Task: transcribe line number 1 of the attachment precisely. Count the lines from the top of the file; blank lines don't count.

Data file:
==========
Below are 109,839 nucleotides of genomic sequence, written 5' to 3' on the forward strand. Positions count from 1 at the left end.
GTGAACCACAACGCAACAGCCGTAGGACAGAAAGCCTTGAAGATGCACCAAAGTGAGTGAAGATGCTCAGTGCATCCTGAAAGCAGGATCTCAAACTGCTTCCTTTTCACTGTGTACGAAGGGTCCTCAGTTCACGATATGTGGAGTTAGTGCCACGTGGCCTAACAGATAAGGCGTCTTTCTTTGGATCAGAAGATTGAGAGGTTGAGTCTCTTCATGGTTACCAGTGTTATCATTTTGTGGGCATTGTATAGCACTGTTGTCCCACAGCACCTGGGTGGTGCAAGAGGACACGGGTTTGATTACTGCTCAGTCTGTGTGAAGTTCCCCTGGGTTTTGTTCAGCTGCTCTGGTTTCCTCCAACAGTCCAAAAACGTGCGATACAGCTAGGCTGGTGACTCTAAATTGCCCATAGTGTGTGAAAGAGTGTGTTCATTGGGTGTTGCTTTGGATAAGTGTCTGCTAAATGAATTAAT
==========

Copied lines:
Below are 109,839 nucleotides of genomic sequence, written 5' to 3' on the forward strand. Positions count from 1 at the left end.